Long lost kakapo rediscovered after 21 years
Chris Birmingham who made the discovery. Credit DOC.
One of four kakapo released in 1987 and not seen since has reappeared
February 2009. A male kakapo that has not been seen or recorded for 21 years on Whenua Hou/Codfish Island, just off Stewart Island, has been rediscovered, adding his genetics to the small but increasing kakapo population.
Rangi was found by Kakapo Recovery ranger Chris Birmingham after he heard a male booming where there had been no previous booming activity.
Released in 1987 - not seen since
Unable to locate a transmitter signal, Chris investigated further and knew when he saw a leg band that this kakapo was one of four males released onto the island sanctuary in 1987, but had not been seen since.
Important genetic diversity
Kakapo Recovery team leader Deidre Vercoe said Rangi's return not only boosted the kakapo population to 91, but his genetics as one of 24 founding kakapo males from Stewart Island could further increase the critically endangered birds' gene pool.
Rangi's DNA will be tested to determine if his genetic make up is subtly different from the other Stewart Island males.
Stewart Island kakapo
Codfish Island, home to most of the kakapo. Photo credit Don Merton.
"His rediscovery has provided us with extra genetic material to work with. The Stewart Island founders have very similar genes, but if Rangi's genes were found to be a bit different that would be a boost for the recovery programme," Ms Vercoe said.
Missing, presumed dead
She said the recovery team had often looked for sign of the four missing kakapo, but after 21 years you cannot help but start to presume they are dead. Rangi's discovery had given the team fresh hope of finding more both on and off the island.
"Here you have a kakapo that remained undetected for 21 years on a highly managed island then consider the scale of Fiordland, there could easily be a few more out there but it's completely needle in a haystack stuff."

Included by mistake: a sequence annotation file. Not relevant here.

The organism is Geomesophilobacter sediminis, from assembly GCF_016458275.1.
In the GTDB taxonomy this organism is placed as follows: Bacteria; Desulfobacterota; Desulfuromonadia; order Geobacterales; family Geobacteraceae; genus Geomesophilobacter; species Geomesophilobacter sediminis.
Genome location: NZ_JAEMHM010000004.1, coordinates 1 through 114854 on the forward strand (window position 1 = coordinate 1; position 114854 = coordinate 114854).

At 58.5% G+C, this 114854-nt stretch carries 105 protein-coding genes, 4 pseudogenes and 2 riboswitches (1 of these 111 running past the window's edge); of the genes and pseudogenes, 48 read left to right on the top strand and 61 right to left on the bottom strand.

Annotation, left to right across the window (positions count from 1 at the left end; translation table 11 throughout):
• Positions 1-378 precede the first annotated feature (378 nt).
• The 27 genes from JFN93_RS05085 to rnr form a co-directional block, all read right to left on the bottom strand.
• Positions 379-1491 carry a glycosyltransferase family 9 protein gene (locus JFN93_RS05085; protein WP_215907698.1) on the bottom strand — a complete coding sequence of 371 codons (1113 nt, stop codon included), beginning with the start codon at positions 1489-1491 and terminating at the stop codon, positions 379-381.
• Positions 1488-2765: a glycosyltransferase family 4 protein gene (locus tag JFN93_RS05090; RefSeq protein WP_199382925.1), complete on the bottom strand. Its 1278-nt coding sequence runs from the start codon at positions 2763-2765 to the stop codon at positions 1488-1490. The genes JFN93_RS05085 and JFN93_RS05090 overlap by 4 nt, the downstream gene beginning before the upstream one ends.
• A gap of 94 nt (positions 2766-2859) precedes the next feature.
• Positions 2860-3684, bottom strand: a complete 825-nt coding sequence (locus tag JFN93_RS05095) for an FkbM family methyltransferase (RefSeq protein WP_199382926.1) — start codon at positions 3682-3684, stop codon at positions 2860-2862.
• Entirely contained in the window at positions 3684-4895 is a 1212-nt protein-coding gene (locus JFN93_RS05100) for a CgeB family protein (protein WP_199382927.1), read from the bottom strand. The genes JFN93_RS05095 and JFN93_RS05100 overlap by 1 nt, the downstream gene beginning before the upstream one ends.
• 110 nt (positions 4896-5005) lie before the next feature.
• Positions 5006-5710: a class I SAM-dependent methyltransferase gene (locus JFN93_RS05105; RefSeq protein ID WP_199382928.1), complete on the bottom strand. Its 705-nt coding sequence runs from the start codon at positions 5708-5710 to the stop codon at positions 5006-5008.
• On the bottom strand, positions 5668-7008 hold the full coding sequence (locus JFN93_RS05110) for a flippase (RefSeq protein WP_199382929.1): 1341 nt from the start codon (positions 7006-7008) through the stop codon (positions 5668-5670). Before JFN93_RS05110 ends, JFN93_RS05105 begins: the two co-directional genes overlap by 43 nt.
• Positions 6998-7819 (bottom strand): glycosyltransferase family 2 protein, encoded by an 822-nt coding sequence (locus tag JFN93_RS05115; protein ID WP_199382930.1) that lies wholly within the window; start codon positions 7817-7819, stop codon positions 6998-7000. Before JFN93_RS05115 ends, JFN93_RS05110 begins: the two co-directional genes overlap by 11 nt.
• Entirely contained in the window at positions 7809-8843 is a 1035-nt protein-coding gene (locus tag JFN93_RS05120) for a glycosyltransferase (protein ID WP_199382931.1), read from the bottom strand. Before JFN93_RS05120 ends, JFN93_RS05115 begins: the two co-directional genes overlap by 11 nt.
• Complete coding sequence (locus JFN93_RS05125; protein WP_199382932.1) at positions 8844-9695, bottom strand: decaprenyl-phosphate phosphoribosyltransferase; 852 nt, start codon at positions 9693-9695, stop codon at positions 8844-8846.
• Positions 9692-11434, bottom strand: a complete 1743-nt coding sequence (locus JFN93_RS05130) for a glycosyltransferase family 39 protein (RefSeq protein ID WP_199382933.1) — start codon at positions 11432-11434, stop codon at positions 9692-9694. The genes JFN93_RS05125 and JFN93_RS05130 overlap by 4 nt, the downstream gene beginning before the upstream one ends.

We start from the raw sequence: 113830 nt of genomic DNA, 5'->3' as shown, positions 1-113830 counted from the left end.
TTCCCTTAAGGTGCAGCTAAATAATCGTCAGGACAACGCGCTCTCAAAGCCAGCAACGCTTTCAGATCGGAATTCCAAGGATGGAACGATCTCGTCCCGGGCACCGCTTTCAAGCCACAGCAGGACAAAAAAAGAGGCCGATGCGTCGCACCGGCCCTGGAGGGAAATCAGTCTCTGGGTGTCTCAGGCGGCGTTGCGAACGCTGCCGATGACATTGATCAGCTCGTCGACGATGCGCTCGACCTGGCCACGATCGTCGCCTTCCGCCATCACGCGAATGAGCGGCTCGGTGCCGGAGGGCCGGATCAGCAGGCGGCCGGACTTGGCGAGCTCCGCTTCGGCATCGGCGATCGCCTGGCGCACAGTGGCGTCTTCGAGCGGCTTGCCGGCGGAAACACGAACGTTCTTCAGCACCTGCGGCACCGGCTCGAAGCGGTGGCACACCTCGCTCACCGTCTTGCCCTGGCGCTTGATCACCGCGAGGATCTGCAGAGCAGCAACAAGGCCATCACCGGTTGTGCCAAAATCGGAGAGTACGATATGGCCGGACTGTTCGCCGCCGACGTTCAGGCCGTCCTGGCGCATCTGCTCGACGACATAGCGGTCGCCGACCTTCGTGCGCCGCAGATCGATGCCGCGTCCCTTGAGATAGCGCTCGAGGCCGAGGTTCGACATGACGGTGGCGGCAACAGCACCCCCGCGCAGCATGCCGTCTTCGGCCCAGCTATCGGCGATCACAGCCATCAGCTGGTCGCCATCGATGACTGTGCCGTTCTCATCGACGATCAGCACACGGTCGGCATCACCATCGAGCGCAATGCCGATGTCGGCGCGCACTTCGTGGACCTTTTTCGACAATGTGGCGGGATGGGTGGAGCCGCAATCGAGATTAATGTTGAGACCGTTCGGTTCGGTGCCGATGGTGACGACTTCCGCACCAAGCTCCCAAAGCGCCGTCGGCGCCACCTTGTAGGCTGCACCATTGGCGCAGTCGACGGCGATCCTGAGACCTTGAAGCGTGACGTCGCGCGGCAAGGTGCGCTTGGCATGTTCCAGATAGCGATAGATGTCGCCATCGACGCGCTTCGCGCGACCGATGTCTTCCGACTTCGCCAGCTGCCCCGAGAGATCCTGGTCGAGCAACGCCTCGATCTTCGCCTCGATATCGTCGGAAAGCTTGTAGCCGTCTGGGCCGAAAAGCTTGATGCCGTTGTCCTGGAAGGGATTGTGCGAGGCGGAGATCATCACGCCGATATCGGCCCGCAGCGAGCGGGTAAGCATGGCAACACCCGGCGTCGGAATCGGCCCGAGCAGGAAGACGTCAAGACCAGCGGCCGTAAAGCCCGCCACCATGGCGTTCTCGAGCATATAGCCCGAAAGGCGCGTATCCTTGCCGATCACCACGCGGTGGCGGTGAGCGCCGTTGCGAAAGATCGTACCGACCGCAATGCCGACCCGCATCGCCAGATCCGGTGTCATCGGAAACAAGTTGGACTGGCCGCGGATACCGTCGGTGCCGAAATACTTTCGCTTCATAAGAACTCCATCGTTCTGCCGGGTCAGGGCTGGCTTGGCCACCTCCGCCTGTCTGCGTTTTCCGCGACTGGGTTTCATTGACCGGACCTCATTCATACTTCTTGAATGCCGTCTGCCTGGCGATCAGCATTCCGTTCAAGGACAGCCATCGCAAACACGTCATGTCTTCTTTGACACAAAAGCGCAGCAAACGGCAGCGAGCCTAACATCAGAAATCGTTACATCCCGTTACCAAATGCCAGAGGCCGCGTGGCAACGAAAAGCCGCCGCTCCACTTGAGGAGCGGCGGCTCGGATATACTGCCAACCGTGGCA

Kakapo breeding continues
Rangi was identified from the ring on his foot. Credit DOC.
It has been a big couple of days on Whenua Hou/Codfish Island for the Kakapo Recovery programme with the success of artificial insemination by Spanish vet Dr Juan Blanco.
A female kakapo laid two fertile eggs after she was artificially inseminated by Dr Blanco, a world renowned expert in the area of wildlife reproduction. Ms Vercoe said while it was too soon to know if the eggs were the product of artificial insemination or prior mating, it did show that using the method did not impact on laying."
"This is great news for the recovery effort and a fantastic reward for Rio Tinto Alcan (NZ) Ltd whose additional funding has supported the insemination programme over the last several years."
Rio Tinto Alcan (NZ) Ltd, formally known as Comalco, has been providing financial assistance to the kakapo recovery programme since 1990.
Kakapo breeding season update:
Of the 39 breeding-age females on Whenua Hou/Codfish Island, 19 females have mated.
There are now five managed nests and 16 eggs laid. Of those eggs, five have been confirmed as being fertile.
Mating is still occurring on the island and is expected to continue until the end of February.
Sperm from Richard Henry has been used to artificially inseminate a female kakapo in the hope of increasing the genetic diversity of the population.
Richard Henry is the only surviving kakapo from Fiordland making his genes incredible valuable. The sperm was of very poor quality, but the team took what might be the last chance to attempt this with his sperm.
In sad news, Lisa's egg failed to hatch. Lisa was the first female to nest and produce eggs. Two of her three eggs were fertile, one egg died very early, but the second died just before it was due to hatch. The egg got off to a shaky start when Lisa had an encounter with a petrel in the nest, it is unknown whether this had an impact on the egg or not.
A number of volunteer nest minders are now on the island. They keep a nightly vigil, camping near the nests to ensure the female incubates properly.
Kakapo Recovery is a partnership between the Department of Conservation, Rio Tinto Alcan (NZ) Ltd and Forest and Bird.
The small, but increasing, kakapo population sits at 91.
Kakapo are managed on two islands - Whenua Hou/Codfish Island, a 1400ha island located about 3km off the coast of Stewart Island and Anchor Island in Dusky Sound, Fiordland.
There are 31 males on Whenua Hou/ Codfish Island and 44 females, including 38 breeding females. 15 live on Anchor Island in Fiordland.
In 2008, seven chicks hatched on Whenua Hou/Codfish Island. Unfortunately, one did not make it. They were transferred to special facilities in Nelson to be hand-raised after not enough rimu fruit ripened on Whenua Hou/ Codfish Island for their mothers to feed them.